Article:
It’s very likely that Southampton supporters are walking around this week with broad grins on their faces after an extremely promising weekend with the record signing of £15million striker Pablo Osvaldo following hot on the heels of an opening day away win over West Bromwich Albion. The Italian international was confirmed as having agreed a 4 year contract on Sunday evening and was introduced to the media on Monday afternoon. The talented ex-Roma forward is an extremely exciting acquisition and joins a rapidly improving and seriously impressive Saints squad. His arrival, alongside powerful midfielder Victor Wanyama and defender Dejan Lovren has tongues wagging and many may now ask the question of whether Southampton can really look to dine at the top table of English football in pushing bigger sides for a European spot.
It may be unlikely this season perhaps, but look closely and the club is ready for a tilt sooner rather than later and it could be argued that it would be richly deserved for Southampton fans after so long in the wilderness. It’s been a remarkable time for them and not always for good reasons. There haven’t been many situations or instances in English football that have been quite as up-and-down or well-documented as they have at the south coast club.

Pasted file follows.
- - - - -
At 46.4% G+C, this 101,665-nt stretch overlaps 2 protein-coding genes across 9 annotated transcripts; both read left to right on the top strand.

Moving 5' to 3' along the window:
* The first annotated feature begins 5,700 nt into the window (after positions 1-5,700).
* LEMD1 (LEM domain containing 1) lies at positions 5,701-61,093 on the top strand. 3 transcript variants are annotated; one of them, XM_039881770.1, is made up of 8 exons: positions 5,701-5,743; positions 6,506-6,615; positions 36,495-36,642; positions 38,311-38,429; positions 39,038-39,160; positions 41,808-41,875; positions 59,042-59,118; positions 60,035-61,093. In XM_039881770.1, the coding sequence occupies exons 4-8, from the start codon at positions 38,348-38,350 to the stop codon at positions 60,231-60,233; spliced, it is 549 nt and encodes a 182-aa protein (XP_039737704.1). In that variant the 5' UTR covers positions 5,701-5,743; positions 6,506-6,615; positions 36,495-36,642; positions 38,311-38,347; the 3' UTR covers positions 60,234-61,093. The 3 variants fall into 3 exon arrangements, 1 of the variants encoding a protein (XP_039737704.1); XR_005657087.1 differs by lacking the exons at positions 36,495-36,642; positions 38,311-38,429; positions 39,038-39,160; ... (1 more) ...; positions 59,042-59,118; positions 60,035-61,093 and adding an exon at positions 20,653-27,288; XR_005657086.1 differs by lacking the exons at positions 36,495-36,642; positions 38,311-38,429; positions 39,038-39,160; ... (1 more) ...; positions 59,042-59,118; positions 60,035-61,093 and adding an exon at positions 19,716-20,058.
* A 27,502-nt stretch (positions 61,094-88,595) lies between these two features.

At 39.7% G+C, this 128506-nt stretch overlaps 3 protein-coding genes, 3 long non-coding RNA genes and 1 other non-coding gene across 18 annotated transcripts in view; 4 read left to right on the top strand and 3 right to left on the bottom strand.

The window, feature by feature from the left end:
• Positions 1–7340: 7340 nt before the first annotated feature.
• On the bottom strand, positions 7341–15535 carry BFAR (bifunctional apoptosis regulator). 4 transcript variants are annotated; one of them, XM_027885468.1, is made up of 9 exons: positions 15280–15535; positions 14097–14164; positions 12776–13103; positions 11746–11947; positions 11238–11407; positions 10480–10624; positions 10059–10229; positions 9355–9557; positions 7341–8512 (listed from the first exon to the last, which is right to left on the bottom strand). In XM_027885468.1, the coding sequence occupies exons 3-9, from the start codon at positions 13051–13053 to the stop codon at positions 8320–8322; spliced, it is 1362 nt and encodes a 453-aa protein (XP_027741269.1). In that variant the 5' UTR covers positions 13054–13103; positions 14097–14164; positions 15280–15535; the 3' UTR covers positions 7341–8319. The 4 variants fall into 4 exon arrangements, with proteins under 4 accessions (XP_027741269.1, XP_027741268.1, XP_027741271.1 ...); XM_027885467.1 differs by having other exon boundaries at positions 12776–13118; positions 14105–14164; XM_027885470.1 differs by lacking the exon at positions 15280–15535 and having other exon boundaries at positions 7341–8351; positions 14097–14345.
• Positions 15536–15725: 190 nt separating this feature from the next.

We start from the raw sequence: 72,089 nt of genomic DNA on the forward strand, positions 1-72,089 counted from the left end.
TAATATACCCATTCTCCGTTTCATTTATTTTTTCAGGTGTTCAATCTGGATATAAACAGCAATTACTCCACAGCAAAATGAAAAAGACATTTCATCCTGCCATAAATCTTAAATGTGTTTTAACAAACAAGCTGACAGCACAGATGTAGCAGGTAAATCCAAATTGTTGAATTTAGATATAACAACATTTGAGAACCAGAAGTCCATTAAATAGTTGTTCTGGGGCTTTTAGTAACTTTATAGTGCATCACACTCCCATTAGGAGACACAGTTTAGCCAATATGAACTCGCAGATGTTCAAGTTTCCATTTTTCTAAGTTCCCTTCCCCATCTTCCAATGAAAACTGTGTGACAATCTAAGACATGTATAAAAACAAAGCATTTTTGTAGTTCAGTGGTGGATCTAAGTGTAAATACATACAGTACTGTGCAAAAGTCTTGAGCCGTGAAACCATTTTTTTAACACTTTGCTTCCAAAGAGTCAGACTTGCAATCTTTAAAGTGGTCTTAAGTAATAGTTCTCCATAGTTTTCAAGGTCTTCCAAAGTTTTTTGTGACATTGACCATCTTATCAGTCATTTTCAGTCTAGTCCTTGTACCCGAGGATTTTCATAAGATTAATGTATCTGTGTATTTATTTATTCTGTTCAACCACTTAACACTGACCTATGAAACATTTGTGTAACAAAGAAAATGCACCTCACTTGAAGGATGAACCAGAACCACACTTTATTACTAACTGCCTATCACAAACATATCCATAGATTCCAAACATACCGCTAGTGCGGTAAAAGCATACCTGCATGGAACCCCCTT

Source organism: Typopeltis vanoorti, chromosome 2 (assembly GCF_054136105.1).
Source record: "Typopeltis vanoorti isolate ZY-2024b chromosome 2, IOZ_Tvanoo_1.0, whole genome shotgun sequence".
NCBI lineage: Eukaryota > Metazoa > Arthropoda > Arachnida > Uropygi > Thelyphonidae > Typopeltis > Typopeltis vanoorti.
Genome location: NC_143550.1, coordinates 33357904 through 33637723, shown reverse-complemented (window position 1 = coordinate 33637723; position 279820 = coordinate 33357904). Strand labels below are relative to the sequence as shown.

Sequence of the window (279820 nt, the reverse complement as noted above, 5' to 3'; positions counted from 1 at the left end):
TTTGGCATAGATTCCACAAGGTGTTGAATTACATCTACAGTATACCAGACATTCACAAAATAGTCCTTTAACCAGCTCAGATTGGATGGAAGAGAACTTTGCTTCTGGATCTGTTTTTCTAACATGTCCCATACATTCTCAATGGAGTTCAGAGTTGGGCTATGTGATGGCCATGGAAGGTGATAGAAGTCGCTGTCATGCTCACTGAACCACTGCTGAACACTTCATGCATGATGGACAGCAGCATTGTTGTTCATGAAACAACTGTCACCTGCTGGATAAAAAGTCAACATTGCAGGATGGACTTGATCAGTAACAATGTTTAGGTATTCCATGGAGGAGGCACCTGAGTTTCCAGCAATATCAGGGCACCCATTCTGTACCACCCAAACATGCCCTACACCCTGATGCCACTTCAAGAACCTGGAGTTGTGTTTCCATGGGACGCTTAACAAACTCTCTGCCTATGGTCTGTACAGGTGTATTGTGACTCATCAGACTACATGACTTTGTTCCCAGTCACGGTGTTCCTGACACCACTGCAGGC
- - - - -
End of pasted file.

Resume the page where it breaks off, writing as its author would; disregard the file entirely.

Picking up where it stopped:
A mainstay in the top-flight during the 90s, though more often than not seemingly fighting relegation, they managed to cement a solid, if generally unspectacular, reputation as they typically gave much bigger sides a bloody nose at The Dell, their somewhat rustic home before they moved to shiny St Mary’s in 2001. Through the struggles though the mercurial likes of Egil Ostenstad, Marian Pahars, Eyal Berkovic and, of course, local legend Matt Le Tissier, time and again produced moments of magic that always did just about enough to fire Southampton away from danger and ensure another season in the top flight. Indeed, as the millennium dawned, Southampton even began to improve on this under then manager Gordon Strachan, an FA Cup final was studded amongst seasons of relative stability and mid-table finishes.
Unfortunately, this wasn’t to last and finally in 2005, under the short-lived and controversial tenure of Harry Redknapp, the club; an original founding member of the league back in 1992, was relegated for the first time in its era. What was to follow however was to essentially cripple the proud club, four seasons of Championship football were played out to a backdrop of boardroom struggles, constant managerial changes and mounting financial problems, which culminated in a further drop down to League One after the club were deducted ten points in 2009 for going into administration. These problems even went so far as the club having to be bailed out by a Le Tissier backed consortium in order for staff to be paid. It wasn’t until the club was bought by the late Markus Liebherr and run by Nicola Cortese did things get better with successive promotions under the guidance of then manager Nigel Adkins.